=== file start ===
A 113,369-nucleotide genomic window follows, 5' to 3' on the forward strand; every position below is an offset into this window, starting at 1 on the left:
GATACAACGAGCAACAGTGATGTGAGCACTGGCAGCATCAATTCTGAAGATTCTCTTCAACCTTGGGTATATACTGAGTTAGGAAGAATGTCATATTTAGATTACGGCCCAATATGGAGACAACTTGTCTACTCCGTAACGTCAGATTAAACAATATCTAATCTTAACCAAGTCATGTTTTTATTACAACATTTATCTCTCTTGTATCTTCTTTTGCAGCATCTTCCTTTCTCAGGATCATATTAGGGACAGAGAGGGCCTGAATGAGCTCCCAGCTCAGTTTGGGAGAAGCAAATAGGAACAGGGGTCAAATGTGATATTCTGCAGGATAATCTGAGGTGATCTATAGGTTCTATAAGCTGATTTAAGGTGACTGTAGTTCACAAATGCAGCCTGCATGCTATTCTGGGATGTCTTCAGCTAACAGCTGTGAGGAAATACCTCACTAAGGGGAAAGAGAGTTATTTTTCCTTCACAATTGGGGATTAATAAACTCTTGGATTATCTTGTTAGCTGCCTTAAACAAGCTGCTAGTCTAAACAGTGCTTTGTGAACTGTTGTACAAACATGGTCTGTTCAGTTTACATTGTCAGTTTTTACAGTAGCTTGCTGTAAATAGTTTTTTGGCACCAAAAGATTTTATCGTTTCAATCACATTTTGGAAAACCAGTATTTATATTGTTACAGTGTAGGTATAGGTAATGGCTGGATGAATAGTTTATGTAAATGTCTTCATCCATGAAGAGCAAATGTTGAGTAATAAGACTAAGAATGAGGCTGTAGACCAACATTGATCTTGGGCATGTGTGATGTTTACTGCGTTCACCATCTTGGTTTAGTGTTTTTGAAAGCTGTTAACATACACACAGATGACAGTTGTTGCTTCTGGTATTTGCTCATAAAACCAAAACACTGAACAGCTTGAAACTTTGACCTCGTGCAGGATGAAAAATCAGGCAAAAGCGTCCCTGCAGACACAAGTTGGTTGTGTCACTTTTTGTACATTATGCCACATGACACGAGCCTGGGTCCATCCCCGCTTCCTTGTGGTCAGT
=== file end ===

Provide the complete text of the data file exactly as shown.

A 113,369-nucleotide genomic window follows, 5' to 3' on the forward strand; every position below is an offset into this window, starting at 1 on the left:
GATACAACGAGCAACAGTGATGTGAGCACTGGCAGCATCAATTCTGAAGATTCTCTTCAACCTTGGGTATATACTGAGTTAGGAAGAATGTCATATTTAGATTACGGCCCAATATGGAGACAACTTGTCTACTCCGTAACGTCAGATTAAACAATATCTAATCTTAACCAAGTCATGTTTTTATTACAACATTTATCTCTCTTGTATCTTCTTTTGCAGCATCTTCCTTTCTCAGGATCATATTAGGGACAGAGAGGGCCTGAATGAGCTCCCAGCTCAGTTTGGGAGAAGCAAATAGGAACAGGGGTCAAATGTGATATTCTGCAGGATAATCTGAGGTGATCTATAGGTTCTATAAGCTGATTTAAGGTGACTGTAGTTCACAAATGCAGCCTGCATGCTATTCTGGGATGTCTTCAGCTAACAGCTGTGAGGAAATACCTCACTAAGGGGAAAGAGAGTTATTTTTCCTTCACAATTGGGGATTAATAAACTCTTGGATTATCTTGTTAGCTGCCTTAAACAAGCTGCTAGTCTAAACAGTGCTTTGTGAACTGTTGTACAAACATGGTCTGTTCAGTTTACATTGTCAGTTTTTACAGTAGCTTGCTGTAAATAGTTTTTTGGCACCAAAAGATTTTATCGTTTCAATCACATTTTGGAAAACCAGTATTTATATTGTTACAGTGTAGGTATAGGTAATGGCTGGATGAATAGTTTATGTAAATGTCTTCATCCATGAAGAGCAAATGTTGAGTAATAAGACTAAGAATGAGGCTGTAGACCAACATTGATCTTGGGCATGTGTGATGTTTACTGCGTTCACCATCTTGGTTTAGTGTTTTTGAAAGCTGTTAACATACACACAGATGACAGTTGTTGCTTCTGGTATTTGCTCATAAAACCAAAACACTGAACAGCTTGAAACTTTGACCTCGTGCAGGATGAAAAATCAGGCAAAAGCGTCCCTGCAGACACAAGTTGGTTGTGTCACTTTTTGTACATTATGCCACATGACACGAGCCTGGGTCCATCCCCGCTTCCTTGTGGTCAGT